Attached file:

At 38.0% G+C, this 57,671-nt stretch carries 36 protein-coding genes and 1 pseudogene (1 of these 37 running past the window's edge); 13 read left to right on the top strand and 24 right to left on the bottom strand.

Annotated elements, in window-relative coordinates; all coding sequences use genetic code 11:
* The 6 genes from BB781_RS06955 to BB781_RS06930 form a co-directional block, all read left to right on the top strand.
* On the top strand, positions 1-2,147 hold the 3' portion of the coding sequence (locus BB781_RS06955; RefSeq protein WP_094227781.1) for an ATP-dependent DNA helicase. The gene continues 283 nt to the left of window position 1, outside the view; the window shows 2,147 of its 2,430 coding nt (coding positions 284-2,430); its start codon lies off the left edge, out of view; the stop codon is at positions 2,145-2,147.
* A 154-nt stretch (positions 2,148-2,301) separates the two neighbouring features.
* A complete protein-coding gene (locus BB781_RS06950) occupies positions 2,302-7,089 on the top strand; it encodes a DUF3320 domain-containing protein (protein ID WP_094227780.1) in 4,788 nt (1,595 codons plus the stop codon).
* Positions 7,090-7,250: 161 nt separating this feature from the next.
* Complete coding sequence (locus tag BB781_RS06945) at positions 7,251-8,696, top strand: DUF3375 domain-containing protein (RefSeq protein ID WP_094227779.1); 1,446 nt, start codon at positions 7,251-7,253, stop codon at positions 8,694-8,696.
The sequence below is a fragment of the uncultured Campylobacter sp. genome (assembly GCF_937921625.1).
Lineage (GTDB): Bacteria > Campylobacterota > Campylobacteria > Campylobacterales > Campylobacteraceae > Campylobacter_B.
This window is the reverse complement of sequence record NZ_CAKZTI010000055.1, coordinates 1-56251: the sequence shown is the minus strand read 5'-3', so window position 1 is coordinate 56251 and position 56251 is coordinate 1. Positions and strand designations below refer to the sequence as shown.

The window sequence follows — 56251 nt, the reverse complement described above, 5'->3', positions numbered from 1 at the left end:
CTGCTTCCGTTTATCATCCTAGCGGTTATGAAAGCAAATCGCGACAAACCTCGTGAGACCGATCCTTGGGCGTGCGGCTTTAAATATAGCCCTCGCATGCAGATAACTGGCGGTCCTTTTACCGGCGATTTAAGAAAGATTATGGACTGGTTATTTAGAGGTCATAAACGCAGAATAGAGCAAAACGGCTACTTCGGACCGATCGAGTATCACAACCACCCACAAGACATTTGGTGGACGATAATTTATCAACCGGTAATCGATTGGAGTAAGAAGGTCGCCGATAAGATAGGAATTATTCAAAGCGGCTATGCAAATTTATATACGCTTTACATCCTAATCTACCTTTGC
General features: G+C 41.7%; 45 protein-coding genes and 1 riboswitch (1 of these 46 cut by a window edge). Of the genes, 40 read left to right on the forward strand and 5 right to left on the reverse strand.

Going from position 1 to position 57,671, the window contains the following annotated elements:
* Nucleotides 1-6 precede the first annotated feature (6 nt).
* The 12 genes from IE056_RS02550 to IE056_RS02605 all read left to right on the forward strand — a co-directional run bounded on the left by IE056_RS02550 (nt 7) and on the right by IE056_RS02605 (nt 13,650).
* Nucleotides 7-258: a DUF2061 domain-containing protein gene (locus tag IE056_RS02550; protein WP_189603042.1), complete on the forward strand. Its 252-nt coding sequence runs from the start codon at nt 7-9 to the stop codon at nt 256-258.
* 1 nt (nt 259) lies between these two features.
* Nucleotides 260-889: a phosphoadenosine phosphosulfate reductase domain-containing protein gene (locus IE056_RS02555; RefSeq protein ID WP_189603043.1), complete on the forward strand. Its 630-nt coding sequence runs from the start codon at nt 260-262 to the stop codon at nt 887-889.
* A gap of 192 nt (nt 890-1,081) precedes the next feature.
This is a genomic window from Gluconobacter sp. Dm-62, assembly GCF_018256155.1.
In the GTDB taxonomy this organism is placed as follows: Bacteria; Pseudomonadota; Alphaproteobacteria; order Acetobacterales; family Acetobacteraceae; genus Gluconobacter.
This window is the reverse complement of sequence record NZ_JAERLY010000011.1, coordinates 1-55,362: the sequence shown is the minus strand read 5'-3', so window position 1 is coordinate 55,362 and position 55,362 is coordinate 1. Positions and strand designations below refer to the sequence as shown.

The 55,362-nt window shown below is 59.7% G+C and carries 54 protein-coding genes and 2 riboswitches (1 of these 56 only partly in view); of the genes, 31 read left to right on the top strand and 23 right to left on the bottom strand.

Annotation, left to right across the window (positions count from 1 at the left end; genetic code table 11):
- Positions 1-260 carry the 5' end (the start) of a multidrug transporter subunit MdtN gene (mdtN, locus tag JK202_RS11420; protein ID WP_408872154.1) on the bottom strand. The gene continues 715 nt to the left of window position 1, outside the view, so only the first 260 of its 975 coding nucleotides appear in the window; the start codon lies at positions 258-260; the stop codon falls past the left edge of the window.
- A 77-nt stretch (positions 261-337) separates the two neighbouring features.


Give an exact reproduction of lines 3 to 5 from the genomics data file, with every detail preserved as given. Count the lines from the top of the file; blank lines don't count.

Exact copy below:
* The 6 genes from BB781_RS06955 to BB781_RS06930 form a co-directional block, all read left to right on the top strand.
* On the top strand, positions 1-2,147 hold the 3' portion of the coding sequence (locus BB781_RS06955; RefSeq protein WP_094227781.1) for an ATP-dependent DNA helicase. The gene continues 283 nt to the left of window position 1, outside the view; the window shows 2,147 of its 2,430 coding nt (coding positions 284-2,430); its start codon lies off the left edge, out of view; the stop codon is at positions 2,145-2,147.
* A 154-nt stretch (positions 2,148-2,301) separates the two neighbouring features.